Is your home fit to live in?
Landlords have responsibilities to make sure their properties are fit for people to live in.
A rented home is unfit to live in when conditions or safety issues are so bad that it's not reasonable for you to live there.
This could be because the poor conditions:
affect your health seriously
put you at risk of physical harm or injury
mean you cannot make full use of your home
Landlords must make sure your home is fit to live in throughout your tenancy.
What makes a home unfit
Examples of things that could make a home unfit include:
damp or lack of heating
unsanitary toilets, bathrooms or kitchens
Your home is only unfit if the problems in the property make it unsuitable to live there.
Which tenancies are covered
The rule that a rented home is fit to live in applies to most tenancies regardless of when they started.
This includes if you rent from:
a housing association
a private landlord or letting agent
You were covered straight away if your tenancy started after 19 March 2019 or:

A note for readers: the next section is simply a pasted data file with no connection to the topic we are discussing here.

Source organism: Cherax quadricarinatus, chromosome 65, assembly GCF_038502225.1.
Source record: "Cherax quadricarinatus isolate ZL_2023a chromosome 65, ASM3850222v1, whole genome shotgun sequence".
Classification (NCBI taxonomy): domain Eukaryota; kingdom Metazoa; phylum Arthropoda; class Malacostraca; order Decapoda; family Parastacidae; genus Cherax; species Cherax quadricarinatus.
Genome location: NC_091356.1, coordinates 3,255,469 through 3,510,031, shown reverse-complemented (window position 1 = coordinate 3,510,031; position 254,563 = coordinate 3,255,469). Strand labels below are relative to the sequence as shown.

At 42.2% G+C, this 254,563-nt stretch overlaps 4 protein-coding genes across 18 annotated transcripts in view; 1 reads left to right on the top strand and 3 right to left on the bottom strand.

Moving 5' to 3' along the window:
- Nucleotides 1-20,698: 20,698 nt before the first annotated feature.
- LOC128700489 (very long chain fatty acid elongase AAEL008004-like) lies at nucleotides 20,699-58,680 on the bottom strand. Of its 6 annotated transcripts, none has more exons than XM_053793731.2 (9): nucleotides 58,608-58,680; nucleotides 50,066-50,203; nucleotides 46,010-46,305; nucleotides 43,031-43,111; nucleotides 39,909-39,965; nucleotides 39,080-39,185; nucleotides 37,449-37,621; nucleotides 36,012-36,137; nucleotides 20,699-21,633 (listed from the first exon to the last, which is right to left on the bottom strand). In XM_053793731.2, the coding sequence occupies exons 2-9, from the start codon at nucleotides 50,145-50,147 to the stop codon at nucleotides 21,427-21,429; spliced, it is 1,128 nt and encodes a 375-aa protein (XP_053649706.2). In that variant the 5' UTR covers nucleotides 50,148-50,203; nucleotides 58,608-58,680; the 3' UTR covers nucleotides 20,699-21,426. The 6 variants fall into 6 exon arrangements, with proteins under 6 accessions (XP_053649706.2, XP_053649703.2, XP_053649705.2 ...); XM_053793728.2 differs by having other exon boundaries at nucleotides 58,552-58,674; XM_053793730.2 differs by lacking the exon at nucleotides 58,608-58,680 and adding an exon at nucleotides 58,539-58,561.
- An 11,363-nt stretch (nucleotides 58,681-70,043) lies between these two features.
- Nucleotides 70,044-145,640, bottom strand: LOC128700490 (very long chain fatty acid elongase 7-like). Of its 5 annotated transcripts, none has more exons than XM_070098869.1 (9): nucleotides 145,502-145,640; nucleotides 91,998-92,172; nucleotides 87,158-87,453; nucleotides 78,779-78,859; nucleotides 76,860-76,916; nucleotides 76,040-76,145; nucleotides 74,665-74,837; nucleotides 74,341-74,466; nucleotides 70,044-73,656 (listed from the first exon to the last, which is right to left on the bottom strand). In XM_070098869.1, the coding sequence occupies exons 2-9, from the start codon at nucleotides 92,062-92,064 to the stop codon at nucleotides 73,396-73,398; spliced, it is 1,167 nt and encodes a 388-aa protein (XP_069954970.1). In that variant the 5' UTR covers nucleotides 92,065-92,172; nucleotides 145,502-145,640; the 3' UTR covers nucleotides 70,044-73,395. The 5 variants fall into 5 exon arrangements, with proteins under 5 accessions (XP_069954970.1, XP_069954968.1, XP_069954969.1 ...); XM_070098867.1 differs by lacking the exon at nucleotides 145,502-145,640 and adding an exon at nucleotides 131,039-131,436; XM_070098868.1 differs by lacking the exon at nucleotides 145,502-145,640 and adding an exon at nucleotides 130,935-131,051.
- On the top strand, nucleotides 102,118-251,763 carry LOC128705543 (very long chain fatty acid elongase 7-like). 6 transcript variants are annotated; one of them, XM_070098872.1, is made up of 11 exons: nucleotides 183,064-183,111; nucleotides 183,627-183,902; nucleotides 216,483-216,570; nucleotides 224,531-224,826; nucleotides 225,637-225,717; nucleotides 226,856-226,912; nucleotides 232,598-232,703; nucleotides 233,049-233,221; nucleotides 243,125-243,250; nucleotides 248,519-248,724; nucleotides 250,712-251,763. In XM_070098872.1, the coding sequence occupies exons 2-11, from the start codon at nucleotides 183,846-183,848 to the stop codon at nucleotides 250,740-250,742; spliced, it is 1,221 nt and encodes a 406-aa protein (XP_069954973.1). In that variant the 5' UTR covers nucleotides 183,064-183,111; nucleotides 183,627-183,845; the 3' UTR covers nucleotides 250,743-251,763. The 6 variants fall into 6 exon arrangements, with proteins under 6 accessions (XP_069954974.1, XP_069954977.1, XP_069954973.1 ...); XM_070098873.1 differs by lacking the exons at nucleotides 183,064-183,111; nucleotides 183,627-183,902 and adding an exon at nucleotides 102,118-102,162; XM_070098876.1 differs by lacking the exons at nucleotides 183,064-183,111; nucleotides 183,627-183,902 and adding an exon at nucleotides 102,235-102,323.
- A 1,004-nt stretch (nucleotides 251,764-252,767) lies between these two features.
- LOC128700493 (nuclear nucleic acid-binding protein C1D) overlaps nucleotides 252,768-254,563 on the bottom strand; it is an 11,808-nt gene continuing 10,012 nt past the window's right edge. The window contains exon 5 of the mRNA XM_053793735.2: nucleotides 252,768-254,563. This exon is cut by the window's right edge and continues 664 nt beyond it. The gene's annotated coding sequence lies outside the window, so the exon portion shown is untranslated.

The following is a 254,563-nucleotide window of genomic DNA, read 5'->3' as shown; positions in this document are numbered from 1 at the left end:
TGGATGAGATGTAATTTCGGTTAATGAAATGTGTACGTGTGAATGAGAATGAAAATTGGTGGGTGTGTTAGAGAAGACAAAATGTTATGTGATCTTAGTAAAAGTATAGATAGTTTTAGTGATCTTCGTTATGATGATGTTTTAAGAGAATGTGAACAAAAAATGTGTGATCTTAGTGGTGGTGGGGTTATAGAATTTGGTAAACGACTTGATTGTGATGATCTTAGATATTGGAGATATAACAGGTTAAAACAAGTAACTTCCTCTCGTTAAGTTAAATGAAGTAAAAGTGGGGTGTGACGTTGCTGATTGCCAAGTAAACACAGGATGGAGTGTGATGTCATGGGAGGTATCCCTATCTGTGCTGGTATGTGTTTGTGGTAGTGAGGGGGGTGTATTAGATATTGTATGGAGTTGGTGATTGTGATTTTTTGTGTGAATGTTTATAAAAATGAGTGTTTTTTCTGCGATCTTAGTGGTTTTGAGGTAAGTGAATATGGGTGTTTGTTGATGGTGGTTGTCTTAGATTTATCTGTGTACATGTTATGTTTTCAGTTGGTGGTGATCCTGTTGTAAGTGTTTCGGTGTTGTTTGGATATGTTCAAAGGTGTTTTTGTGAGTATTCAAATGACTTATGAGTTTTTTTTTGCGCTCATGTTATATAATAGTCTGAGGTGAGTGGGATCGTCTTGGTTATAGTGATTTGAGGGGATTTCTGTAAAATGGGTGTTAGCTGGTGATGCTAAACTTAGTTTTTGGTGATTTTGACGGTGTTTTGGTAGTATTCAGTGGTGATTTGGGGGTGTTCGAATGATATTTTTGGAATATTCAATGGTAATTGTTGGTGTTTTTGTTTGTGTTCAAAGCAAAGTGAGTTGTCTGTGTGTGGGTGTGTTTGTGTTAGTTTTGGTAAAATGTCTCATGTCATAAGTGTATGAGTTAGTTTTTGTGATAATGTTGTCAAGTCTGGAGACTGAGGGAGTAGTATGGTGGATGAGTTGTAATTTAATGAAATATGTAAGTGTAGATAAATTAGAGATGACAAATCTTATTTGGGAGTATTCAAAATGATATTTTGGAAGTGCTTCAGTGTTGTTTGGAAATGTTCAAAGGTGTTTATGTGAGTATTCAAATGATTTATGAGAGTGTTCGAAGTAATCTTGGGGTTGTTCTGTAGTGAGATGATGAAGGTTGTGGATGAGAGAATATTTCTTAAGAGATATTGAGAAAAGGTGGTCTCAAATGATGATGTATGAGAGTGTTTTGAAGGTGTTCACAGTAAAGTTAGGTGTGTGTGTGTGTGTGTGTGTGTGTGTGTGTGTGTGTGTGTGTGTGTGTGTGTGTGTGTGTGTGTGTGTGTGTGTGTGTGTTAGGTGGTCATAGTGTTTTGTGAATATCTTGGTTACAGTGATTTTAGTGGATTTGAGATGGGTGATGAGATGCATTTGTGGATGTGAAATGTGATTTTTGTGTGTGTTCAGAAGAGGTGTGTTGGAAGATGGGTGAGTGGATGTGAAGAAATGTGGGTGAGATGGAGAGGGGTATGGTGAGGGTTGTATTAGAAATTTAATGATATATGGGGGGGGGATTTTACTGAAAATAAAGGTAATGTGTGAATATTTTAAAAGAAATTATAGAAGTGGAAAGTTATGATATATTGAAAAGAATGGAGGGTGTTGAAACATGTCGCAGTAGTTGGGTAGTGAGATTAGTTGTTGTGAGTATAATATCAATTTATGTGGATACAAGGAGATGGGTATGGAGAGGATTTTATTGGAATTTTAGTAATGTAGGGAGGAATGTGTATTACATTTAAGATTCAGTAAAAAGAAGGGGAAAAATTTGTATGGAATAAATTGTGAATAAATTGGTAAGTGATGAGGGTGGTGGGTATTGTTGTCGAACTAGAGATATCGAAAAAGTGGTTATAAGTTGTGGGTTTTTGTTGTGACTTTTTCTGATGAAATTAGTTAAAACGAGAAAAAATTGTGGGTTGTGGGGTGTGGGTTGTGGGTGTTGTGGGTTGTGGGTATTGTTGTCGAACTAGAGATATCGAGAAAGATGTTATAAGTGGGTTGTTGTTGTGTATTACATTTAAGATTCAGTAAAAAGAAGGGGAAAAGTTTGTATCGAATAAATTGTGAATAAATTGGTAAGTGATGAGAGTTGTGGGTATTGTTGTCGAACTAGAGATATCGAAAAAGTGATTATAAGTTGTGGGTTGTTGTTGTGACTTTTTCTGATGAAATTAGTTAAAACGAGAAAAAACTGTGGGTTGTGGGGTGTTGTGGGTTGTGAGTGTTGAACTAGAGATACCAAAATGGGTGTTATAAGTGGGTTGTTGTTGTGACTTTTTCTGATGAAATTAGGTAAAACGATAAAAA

you signed a new fixed term agreement
your tenancy became 'periodic' (rolling)
If you had a periodic or secure tenancy from before that date, the new rules applied from 20 March 2020.
Lodgers, temporary housing and licence agreements
If you have a licence agreement rather than a tenancy you will not be covered by the fitness rules.
You probably have a licence if you're:
in temporary housing or a hostel
a lodger who lives with your landlord
What you can do if your home is unfit
You can take court action if you think your home is unfit to live in.
The court could order your landlord to:
carry out any work needed
pay you compensation
Last updated: 21 July 2022